Taylor: Hypertension among African-Americans is a huge problem. More than 40 percent of African-Americans are diagnosed with hypertension, which can lead to other morbidities such as renal disease, stroke and ultimately death. Other studies have explored the independent effects of genetic factors and psychological stress factors that correlate with hypertension on blood pressure, but our study is the first to look at both the independent and interactive effects genetic and psychological factors have on increases in blood pressure. Another important aspect of our study is that we’re including children as young as three who have not developed hypertension yet.

HCB: What are your goals for the study?

Taylor: By the end of this study, we expect to be able to identify hypertension-related candidate genes, epigenetic factors, and psychological factors that can help explain the high prevalence of hypertension in African-Americans.

HCB: What would be the implications of those findings?

Taylor: With these findings, we hope to study therapeutic treatments for future intervention and translational studies. In other words, we would be studying the effects of individualized, rather than general, standardized treatments for hypertension. Right now, if your blood pressure is at a certain level, the standard of care is to prescribe certain medications and recommend weight loss measures and dietary changes. But if someone has a genetic predisposition or specific type of psychological stress contributing to increases in blood pressure, then anti-hypertensive medications are may not solve the problem. We need to look at the underlying mechanisms that are driving this health disparity and hone in on these individualized factors to guide the clinical practice interventions.

HCB: What do you expect to find at the end of the study?

Taylor: At the completion of this study, we expect to identify intermediate biological pathways influenced by hypertension-related genes that can help explain the high prevalence of hypertension traits in African-Americans. The findings could also highlight therapeutic targets for future interventional and translational studies for clinical prevention and treatment of hypertension secondary to effects of psychological and genetic factors. Based on the results of this study, we will seek additional funds to replicate our findings in comparable samples.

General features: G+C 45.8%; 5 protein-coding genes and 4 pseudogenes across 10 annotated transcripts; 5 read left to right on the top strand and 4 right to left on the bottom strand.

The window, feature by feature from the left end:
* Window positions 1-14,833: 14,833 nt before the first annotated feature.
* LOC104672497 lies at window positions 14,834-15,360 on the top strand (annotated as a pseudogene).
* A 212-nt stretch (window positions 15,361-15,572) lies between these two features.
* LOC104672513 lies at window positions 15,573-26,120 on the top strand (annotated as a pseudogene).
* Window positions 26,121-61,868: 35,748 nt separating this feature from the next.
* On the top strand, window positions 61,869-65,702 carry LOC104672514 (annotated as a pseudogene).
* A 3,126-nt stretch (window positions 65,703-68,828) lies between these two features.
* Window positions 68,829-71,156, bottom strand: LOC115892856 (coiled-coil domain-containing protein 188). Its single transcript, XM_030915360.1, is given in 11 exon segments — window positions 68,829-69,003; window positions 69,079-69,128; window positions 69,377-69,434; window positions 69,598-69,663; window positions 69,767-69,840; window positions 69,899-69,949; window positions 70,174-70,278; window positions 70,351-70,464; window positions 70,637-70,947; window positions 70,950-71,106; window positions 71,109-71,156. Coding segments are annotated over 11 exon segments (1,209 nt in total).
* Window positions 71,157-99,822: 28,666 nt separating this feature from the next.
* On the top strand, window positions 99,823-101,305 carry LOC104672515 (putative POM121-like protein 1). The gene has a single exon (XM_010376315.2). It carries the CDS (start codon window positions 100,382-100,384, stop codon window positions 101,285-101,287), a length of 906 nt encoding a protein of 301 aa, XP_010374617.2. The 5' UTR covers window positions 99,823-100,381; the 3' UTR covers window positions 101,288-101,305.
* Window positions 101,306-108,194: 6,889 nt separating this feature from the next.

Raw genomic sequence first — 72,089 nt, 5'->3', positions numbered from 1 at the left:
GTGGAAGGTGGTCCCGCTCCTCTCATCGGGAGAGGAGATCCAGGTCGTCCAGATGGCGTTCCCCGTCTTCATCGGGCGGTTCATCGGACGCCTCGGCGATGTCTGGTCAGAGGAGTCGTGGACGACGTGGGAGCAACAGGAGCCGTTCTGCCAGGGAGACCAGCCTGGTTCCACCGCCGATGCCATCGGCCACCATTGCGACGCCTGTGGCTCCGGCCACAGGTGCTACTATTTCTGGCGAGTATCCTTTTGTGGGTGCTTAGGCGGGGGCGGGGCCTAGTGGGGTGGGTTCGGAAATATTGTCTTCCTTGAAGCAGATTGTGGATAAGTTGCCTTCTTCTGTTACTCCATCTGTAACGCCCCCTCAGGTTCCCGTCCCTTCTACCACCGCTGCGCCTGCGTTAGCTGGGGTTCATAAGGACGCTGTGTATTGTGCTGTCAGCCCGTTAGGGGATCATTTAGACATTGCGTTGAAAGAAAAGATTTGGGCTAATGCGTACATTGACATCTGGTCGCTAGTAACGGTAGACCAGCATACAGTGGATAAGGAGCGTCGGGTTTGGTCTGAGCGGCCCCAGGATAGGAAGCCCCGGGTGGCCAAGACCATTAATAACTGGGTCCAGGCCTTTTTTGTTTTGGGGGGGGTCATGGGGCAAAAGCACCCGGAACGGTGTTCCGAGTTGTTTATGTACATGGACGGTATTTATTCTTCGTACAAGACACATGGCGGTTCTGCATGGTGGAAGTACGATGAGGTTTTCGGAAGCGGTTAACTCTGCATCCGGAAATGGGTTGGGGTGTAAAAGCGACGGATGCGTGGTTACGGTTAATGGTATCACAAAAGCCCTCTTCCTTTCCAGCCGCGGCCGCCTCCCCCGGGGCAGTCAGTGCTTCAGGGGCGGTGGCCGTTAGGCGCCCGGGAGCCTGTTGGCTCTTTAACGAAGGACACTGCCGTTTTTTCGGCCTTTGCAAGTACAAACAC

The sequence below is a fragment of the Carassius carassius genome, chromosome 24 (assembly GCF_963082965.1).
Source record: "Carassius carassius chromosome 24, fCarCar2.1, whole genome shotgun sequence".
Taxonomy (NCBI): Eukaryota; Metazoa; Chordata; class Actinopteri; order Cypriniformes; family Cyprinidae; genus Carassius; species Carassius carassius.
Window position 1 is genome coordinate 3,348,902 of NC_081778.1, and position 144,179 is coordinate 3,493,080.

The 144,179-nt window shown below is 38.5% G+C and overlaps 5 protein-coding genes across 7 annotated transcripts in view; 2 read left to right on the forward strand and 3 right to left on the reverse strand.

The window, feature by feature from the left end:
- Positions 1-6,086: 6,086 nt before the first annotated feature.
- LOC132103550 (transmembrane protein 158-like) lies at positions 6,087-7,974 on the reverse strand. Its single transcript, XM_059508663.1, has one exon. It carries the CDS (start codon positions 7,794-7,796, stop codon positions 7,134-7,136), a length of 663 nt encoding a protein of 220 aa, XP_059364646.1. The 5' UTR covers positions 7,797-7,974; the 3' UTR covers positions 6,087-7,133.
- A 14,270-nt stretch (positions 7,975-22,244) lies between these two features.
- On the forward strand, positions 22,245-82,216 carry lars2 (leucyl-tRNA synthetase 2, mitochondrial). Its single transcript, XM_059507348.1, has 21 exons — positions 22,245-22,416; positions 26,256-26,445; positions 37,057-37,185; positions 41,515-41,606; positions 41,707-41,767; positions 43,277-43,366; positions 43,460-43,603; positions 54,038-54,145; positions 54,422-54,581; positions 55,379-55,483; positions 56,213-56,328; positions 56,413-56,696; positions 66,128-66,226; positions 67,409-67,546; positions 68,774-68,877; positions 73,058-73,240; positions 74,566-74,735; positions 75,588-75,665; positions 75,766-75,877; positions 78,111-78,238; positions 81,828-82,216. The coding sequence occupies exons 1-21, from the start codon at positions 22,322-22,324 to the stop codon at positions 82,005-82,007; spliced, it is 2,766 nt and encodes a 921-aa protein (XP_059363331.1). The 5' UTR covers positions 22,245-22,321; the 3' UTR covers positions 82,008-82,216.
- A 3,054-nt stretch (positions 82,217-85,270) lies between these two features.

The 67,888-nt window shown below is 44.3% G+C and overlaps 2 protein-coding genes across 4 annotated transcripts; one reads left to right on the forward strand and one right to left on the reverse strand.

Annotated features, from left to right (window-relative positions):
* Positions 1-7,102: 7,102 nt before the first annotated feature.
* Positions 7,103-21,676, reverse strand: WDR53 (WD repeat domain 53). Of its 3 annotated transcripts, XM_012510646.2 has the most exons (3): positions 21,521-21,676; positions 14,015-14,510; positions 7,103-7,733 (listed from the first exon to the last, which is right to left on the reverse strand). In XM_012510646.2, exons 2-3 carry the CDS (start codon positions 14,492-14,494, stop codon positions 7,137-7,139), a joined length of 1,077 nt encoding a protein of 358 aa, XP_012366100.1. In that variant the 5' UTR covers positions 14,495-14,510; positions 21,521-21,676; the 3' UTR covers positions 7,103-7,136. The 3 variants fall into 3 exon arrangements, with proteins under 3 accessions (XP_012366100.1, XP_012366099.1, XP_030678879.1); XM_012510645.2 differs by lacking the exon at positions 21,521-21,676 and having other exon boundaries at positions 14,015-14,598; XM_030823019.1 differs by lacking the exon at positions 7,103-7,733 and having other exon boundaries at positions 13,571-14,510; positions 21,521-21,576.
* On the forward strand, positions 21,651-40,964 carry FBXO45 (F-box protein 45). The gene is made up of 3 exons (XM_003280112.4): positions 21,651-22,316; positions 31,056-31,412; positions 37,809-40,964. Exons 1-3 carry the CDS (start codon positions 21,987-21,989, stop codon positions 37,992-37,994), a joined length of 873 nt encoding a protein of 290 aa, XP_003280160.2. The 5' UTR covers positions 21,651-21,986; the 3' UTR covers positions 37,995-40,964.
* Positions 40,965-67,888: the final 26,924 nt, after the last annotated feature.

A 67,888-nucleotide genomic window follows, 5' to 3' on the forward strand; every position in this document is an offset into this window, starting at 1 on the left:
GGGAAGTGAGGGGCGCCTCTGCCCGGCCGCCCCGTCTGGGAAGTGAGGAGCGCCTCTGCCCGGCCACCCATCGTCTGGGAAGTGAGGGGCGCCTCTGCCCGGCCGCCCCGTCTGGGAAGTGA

HCB: If your hypothesis pans out, what kinds of treatment do you envision?

Taylor: To treat patients with psychological markers, I envision more referrals to psychologists instead of just treating the disease with anti-hypertensive medications. For individuals with genomic markers I imagine a greater emphasis on prevention. If you already know that your child may have a genetic predisposition for hypertension, you may want to start to initiate healthier lifestyle practices early on. Additionally, for those with both genomic and psychological factors at play, I envision psychologists and nurses working together on care plans for patients that are based on an individuals’ unique profile and needs.

HCB: How did the RWJF Nurse Faculty Scholars program prepare you for your current study?

Taylor: The Nurse Faculty Scholars grant was phenomenal. I can’t say enough great things about it. It opened the door to collaborations with leaders in the field and helped pave the way for access to datasets with larger samples and, consequently, stronger results. In addition to the research component, the program incorporated the leadership training that I need now to oversee my current grant. It’s played a tremendous role in the advancement of my research agenda and role as a leader in nursing science. 

This commentary originally appeared on the RWJF Human Capital Blog. The views and opinions expressed here are those of the authors.